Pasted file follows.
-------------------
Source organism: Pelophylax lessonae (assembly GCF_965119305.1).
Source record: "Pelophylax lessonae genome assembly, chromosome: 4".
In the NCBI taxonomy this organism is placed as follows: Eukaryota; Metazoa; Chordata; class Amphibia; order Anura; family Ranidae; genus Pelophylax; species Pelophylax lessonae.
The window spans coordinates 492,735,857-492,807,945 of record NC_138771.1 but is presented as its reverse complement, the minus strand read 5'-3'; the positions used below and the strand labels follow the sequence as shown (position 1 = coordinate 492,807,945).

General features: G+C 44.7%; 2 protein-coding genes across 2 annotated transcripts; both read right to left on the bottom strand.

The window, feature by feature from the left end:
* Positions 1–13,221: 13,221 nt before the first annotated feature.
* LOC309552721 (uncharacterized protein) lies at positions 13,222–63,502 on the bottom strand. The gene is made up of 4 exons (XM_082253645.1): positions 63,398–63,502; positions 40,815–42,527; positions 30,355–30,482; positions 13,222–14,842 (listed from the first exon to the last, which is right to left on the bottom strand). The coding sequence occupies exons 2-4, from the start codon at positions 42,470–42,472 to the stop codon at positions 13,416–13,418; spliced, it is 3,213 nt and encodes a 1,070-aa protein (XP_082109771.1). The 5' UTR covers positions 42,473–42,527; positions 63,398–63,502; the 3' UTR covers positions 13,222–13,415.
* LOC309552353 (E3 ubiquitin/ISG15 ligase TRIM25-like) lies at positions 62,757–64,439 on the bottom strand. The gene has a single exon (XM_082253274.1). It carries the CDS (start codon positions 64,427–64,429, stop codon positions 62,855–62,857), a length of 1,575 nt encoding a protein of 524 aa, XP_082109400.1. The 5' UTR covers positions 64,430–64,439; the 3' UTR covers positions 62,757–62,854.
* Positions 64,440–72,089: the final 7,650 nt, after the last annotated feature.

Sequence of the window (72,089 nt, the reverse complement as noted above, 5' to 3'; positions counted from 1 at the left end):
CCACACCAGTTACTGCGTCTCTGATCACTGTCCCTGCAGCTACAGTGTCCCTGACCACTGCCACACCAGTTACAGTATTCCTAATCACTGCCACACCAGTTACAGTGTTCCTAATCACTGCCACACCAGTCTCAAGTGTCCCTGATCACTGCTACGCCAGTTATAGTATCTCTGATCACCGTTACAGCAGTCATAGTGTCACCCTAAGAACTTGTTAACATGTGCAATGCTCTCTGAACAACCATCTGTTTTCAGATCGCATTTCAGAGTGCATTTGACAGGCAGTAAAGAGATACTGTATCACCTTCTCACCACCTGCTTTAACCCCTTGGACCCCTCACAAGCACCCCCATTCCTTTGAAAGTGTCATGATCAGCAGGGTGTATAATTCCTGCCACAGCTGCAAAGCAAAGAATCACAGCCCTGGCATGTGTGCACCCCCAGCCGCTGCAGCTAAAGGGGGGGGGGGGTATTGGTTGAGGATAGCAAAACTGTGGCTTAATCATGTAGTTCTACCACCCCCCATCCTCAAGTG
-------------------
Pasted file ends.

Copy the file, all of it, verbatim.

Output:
Source organism: Pelophylax lessonae (assembly GCF_965119305.1).
Source record: "Pelophylax lessonae genome assembly, chromosome: 4".
In the NCBI taxonomy this organism is placed as follows: Eukaryota; Metazoa; Chordata; class Amphibia; order Anura; family Ranidae; genus Pelophylax; species Pelophylax lessonae.
The window spans coordinates 492,735,857-492,807,945 of record NC_138771.1 but is presented as its reverse complement, the minus strand read 5'-3'; the positions used below and the strand labels follow the sequence as shown (position 1 = coordinate 492,807,945).

General features: G+C 44.7%; 2 protein-coding genes across 2 annotated transcripts; both read right to left on the bottom strand.

The window, feature by feature from the left end:
* Positions 1–13,221: 13,221 nt before the first annotated feature.
* LOC309552721 (uncharacterized protein) lies at positions 13,222–63,502 on the bottom strand. The gene is made up of 4 exons (XM_082253645.1): positions 63,398–63,502; positions 40,815–42,527; positions 30,355–30,482; positions 13,222–14,842 (listed from the first exon to the last, which is right to left on the bottom strand). The coding sequence occupies exons 2-4, from the start codon at positions 42,470–42,472 to the stop codon at positions 13,416–13,418; spliced, it is 3,213 nt and encodes a 1,070-aa protein (XP_082109771.1). The 5' UTR covers positions 42,473–42,527; positions 63,398–63,502; the 3' UTR covers positions 13,222–13,415.
* LOC309552353 (E3 ubiquitin/ISG15 ligase TRIM25-like) lies at positions 62,757–64,439 on the bottom strand. The gene has a single exon (XM_082253274.1). It carries the CDS (start codon positions 64,427–64,429, stop codon positions 62,855–62,857), a length of 1,575 nt encoding a protein of 524 aa, XP_082109400.1. The 5' UTR covers positions 64,430–64,439; the 3' UTR covers positions 62,757–62,854.
* Positions 64,440–72,089: the final 7,650 nt, after the last annotated feature.

Sequence of the window (72,089 nt, the reverse complement as noted above, 5' to 3'; positions counted from 1 at the left end):
CCACACCAGTTACTGCGTCTCTGATCACTGTCCCTGCAGCTACAGTGTCCCTGACCACTGCCACACCAGTTACAGTATTCCTAATCACTGCCACACCAGTTACAGTGTTCCTAATCACTGCCACACCAGTCTCAAGTGTCCCTGATCACTGCTACGCCAGTTATAGTATCTCTGATCACCGTTACAGCAGTCATAGTGTCACCCTAAGAACTTGTTAACATGTGCAATGCTCTCTGAACAACCATCTGTTTTCAGATCGCATTTCAGAGTGCATTTGACAGGCAGTAAAGAGATACTGTATCACCTTCTCACCACCTGCTTTAACCCCTTGGACCCCTCACAAGCACCCCCATTCCTTTGAAAGTGTCATGATCAGCAGGGTGTATAATTCCTGCCACAGCTGCAAAGCAAAGAATCACAGCCCTGGCATGTGTGCACCCCCAGCCGCTGCAGCTAAAGGGGGGGGGGGGTATTGGTTGAGGATAGCAAAACTGTGGCTTAATCATGTAGTTCTACCACCCCCCATCCTCAAGTG